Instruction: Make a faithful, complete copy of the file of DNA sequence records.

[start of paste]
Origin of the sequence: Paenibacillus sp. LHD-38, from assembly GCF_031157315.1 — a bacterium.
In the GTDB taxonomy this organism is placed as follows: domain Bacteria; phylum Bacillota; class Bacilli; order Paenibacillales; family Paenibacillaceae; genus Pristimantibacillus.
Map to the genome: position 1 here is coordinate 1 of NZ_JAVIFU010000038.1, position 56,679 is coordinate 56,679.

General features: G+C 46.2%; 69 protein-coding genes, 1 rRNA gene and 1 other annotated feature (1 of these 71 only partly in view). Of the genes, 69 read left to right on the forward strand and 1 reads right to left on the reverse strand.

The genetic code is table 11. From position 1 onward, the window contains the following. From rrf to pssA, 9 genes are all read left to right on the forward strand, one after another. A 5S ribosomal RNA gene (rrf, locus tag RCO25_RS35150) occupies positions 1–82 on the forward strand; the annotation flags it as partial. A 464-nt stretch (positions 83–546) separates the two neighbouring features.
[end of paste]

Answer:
Origin of the sequence: Paenibacillus sp. LHD-38, from assembly GCF_031157315.1 — a bacterium.
In the GTDB taxonomy this organism is placed as follows: domain Bacteria; phylum Bacillota; class Bacilli; order Paenibacillales; family Paenibacillaceae; genus Pristimantibacillus.
Map to the genome: position 1 here is coordinate 1 of NZ_JAVIFU010000038.1, position 56,679 is coordinate 56,679.

General features: G+C 46.2%; 69 protein-coding genes, 1 rRNA gene and 1 other annotated feature (1 of these 71 only partly in view). Of the genes, 69 read left to right on the forward strand and 1 reads right to left on the reverse strand.

The genetic code is table 11. From position 1 onward, the window contains the following. From rrf to pssA, 9 genes are all read left to right on the forward strand, one after another. A 5S ribosomal RNA gene (rrf, locus tag RCO25_RS35150) occupies positions 1–82 on the forward strand; the annotation flags it as partial. A 464-nt stretch (positions 83–546) separates the two neighbouring features.